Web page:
Lack of e-cigarette research prompts questions of health effects, UA smoking policy
Photo illustration by Ryan Revock/ The Daily Wildcat
A lack of research and knowledge has led some faculty and students to question whether electronic cigarettes should be banned from campus.
Electronic cigarettes, commonly known as e-cigarettes, are battery-operated devices that contain nicotine and are commonly used to replace traditional cigarettes. While the UA’s smoking policy doesn’t specifically address e-cigarettes, it prohibits smoking 25 feet from buildings in accordance with state law.
The Arizona Student Unions smoking policy states that smoking, both e-cigarettes and tobacco, is only allowed in designated smoking areas at the Student Union Memorial Center and at Park Student Union.
E-cigarette advertisements boast the gadgets’ ability to wean people off of real cigarettes, but Dr. Myra Muramoto, professor and senior vice head of family and community medicine, said she believes otherwise.
“Studies say these are new products so there hasn’t been a lot of research,” Muramoto said. “But the research that there is actually says they [smokers] are less likely to quit smoking.”
Though the popular idea is that e-cigarettes help addicted smokers change their ways, Muramoto said, it appears they merely lessen the urgency of peoples’ goals to quit.
“It could be that the user starts thinking to themselves that they don’t need to quit because they are technically smoking less,” Muramoto said. “The problem with e-cigarettes is we don’t really know that they’re safer.”
Stephanie Kha, director of the Student Health Advocacy Committee, said she believes non-smokers who are around e-cigarette users won’t be affected by the vapors.
“They’re not really a danger to other people, whereas other students smoking [tobacco products] is affecting other people surrounding the user,” Kha said. “With e-cigarettes containing nicotine, many people could also make the argument that they’re supposed to help people wean off cigarettes, so then they could actually be helpful in that way.”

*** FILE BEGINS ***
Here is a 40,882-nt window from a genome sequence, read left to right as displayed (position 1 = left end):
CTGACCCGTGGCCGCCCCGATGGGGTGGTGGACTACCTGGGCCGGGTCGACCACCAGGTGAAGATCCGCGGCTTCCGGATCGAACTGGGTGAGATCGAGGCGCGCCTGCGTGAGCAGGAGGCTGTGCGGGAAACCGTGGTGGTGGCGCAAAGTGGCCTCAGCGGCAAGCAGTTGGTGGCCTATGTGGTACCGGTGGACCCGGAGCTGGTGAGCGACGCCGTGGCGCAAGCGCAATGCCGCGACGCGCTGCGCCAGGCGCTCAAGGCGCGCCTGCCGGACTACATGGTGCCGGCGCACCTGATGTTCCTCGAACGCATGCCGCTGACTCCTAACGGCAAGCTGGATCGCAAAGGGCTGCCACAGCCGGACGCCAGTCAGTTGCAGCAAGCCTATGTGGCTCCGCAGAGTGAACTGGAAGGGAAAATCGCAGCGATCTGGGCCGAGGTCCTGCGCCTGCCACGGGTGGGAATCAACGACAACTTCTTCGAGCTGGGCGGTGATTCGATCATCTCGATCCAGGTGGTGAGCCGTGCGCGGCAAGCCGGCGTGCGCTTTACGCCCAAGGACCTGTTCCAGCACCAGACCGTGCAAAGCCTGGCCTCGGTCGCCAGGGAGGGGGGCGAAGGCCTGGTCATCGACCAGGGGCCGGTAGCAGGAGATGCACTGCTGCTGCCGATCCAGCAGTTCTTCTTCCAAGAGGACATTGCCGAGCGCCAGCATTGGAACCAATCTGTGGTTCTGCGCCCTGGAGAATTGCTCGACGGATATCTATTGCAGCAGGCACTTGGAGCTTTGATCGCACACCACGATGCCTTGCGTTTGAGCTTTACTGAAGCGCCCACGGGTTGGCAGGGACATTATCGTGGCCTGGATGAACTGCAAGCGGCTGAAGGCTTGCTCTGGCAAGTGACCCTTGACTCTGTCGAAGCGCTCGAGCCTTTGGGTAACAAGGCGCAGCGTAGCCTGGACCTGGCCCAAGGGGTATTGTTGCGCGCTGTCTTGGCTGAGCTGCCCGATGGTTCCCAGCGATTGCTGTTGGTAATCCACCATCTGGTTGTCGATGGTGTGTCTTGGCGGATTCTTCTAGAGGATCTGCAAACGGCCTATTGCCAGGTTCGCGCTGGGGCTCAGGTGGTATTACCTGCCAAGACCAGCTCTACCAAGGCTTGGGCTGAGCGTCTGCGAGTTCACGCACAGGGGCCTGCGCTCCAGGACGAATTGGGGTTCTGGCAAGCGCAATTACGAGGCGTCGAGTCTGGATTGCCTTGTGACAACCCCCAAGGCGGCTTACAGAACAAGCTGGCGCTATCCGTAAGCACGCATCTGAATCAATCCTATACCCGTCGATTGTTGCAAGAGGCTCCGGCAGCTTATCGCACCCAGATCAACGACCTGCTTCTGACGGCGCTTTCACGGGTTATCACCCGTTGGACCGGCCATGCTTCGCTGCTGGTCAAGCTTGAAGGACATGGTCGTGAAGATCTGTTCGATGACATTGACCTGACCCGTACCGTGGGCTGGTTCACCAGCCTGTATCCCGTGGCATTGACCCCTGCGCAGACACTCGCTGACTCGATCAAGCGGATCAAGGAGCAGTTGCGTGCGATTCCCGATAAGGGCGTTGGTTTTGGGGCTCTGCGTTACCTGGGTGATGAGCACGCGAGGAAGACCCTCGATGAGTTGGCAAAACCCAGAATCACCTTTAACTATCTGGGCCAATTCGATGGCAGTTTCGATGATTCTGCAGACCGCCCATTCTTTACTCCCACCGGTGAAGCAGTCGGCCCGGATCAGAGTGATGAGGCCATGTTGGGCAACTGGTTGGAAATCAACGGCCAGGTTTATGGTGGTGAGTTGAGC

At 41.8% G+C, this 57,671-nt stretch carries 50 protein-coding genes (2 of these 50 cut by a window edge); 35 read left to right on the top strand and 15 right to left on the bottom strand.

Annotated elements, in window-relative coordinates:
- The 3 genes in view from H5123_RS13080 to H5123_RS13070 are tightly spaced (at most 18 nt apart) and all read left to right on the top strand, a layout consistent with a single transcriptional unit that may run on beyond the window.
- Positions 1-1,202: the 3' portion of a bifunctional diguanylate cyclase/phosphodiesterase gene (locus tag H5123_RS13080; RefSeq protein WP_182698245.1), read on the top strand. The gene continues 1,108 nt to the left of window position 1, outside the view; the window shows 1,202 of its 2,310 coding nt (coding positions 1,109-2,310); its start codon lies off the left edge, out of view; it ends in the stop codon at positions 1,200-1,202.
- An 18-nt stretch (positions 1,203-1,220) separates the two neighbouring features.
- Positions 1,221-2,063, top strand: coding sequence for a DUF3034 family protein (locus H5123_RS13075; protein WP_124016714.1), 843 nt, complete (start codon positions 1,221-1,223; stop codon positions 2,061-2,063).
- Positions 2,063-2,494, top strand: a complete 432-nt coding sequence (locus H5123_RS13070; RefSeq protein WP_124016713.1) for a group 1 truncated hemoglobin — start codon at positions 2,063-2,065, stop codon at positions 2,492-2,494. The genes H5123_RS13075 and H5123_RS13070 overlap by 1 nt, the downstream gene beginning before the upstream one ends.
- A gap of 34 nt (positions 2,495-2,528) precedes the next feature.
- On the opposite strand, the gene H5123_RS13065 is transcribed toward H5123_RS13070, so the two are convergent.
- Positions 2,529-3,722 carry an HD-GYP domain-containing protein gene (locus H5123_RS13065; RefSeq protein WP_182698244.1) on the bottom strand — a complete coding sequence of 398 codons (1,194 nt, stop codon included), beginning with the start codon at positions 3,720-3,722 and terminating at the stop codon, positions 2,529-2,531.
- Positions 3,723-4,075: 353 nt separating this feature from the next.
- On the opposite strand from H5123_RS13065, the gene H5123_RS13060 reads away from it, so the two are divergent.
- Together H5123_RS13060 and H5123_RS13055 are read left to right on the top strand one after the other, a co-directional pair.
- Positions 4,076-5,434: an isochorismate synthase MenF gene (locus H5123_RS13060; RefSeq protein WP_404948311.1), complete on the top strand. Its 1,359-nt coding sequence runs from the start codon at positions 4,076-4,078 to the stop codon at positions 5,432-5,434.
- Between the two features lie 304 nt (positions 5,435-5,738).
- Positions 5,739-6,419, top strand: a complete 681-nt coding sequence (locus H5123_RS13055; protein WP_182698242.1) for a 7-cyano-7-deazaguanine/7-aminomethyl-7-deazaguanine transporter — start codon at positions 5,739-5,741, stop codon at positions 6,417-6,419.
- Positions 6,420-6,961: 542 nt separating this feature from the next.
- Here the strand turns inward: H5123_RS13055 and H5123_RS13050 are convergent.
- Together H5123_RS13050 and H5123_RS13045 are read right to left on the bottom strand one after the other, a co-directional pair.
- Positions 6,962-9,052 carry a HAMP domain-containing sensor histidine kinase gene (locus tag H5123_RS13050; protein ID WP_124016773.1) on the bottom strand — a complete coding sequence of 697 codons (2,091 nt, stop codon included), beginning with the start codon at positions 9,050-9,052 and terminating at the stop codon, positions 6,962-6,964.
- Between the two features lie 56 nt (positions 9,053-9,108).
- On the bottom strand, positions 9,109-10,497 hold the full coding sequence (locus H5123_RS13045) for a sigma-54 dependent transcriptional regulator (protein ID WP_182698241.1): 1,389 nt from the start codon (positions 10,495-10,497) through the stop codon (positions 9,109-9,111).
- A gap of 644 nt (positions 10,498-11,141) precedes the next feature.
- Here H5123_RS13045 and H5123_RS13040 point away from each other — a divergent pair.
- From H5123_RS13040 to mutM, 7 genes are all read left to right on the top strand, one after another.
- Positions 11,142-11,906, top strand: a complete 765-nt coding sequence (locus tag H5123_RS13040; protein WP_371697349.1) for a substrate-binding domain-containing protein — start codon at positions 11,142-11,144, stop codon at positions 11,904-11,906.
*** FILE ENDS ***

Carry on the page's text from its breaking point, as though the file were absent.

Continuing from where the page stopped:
However, Chris Fuentes, a pre-pharmacy freshman, said he doesn’t think e-cigarettes help people quit and worries that they could potentially harm anyone breathing in the vapors.
“I think we should ban them because they encourage other kids to smoke,” Fuentes said.
Currently, banning e-cigarettes is not a part of the SHAC’s push for a tobacco-free campus. Kha said SHAC will decide if the initiative needs modification only after the Food and Drug Administration discusses the matter further. The FDA’s Center for Tobacco Products does not currently regulate e-cigarettes, but the administration has expressed its intent to extend its authorities to include regulation of e-cigarettes, according to a news release on the FDA website.
“My personal opinion on e-cigarettes is neither for nor against at this point because I can see the pros and cons of them,” Kha said. “Until the FDA makes a statement on the conclusions that they have then I can’t actually say that they’re bad for your health.”